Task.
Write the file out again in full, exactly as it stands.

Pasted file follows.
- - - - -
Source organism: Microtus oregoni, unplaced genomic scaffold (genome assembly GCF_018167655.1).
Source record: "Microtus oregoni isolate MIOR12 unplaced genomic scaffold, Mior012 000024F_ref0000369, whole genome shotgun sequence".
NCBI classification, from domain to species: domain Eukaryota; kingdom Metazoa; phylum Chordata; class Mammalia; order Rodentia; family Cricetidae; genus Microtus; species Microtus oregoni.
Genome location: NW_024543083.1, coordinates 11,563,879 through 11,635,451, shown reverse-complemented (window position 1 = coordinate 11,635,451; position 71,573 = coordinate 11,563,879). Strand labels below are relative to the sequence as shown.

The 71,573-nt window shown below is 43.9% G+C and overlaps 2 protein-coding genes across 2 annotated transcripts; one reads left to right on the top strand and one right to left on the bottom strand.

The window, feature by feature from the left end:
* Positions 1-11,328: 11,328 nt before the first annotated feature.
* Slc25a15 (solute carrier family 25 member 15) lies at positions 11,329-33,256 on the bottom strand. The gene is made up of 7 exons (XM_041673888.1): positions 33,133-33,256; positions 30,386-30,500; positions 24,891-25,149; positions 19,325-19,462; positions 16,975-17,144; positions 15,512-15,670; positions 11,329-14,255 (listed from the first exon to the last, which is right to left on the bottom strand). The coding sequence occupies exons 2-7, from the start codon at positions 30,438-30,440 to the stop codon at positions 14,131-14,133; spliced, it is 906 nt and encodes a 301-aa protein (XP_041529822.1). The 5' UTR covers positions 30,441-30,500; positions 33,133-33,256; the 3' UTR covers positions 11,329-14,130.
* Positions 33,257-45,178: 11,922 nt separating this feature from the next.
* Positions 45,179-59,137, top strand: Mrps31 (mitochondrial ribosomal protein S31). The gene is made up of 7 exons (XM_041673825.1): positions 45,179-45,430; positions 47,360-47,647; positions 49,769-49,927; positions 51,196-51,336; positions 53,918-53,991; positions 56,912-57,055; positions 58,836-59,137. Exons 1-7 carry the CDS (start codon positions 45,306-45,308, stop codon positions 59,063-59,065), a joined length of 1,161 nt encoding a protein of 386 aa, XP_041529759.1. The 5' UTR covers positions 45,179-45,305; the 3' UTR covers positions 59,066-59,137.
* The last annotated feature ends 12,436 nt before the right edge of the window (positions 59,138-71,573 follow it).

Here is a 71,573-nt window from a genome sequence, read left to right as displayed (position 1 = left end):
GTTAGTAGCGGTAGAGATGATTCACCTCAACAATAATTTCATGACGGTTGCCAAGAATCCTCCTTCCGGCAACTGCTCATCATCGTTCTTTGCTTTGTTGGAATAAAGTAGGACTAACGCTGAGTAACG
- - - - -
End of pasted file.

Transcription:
Source organism: Microtus oregoni, unplaced genomic scaffold (genome assembly GCF_018167655.1).
Source record: "Microtus oregoni isolate MIOR12 unplaced genomic scaffold, Mior012 000024F_ref0000369, whole genome shotgun sequence".
NCBI classification, from domain to species: domain Eukaryota; kingdom Metazoa; phylum Chordata; class Mammalia; order Rodentia; family Cricetidae; genus Microtus; species Microtus oregoni.
Genome location: NW_024543083.1, coordinates 11,563,879 through 11,635,451, shown reverse-complemented (window position 1 = coordinate 11,635,451; position 71,573 = coordinate 11,563,879). Strand labels below are relative to the sequence as shown.

The 71,573-nt window shown below is 43.9% G+C and overlaps 2 protein-coding genes across 2 annotated transcripts; one reads left to right on the top strand and one right to left on the bottom strand.

The window, feature by feature from the left end:
* Positions 1-11,328: 11,328 nt before the first annotated feature.
* Slc25a15 (solute carrier family 25 member 15) lies at positions 11,329-33,256 on the bottom strand. The gene is made up of 7 exons (XM_041673888.1): positions 33,133-33,256; positions 30,386-30,500; positions 24,891-25,149; positions 19,325-19,462; positions 16,975-17,144; positions 15,512-15,670; positions 11,329-14,255 (listed from the first exon to the last, which is right to left on the bottom strand). The coding sequence occupies exons 2-7, from the start codon at positions 30,438-30,440 to the stop codon at positions 14,131-14,133; spliced, it is 906 nt and encodes a 301-aa protein (XP_041529822.1). The 5' UTR covers positions 30,441-30,500; positions 33,133-33,256; the 3' UTR covers positions 11,329-14,130.
* Positions 33,257-45,178: 11,922 nt separating this feature from the next.
* Positions 45,179-59,137, top strand: Mrps31 (mitochondrial ribosomal protein S31). The gene is made up of 7 exons (XM_041673825.1): positions 45,179-45,430; positions 47,360-47,647; positions 49,769-49,927; positions 51,196-51,336; positions 53,918-53,991; positions 56,912-57,055; positions 58,836-59,137. Exons 1-7 carry the CDS (start codon positions 45,306-45,308, stop codon positions 59,063-59,065), a joined length of 1,161 nt encoding a protein of 386 aa, XP_041529759.1. The 5' UTR covers positions 45,179-45,305; the 3' UTR covers positions 59,066-59,137.
* The last annotated feature ends 12,436 nt before the right edge of the window (positions 59,138-71,573 follow it).

Here is a 71,573-nt window from a genome sequence, read left to right as displayed (position 1 = left end):
GTTAGTAGCGGTAGAGATGATTCACCTCAACAATAATTTCATGACGGTTGCCAAGAATCCTCCTTCCGGCAACTGCTCATCATCGTTCTTTGCTTTGTTGGAATAAAGTAGGACTAACGCTGAGTAACG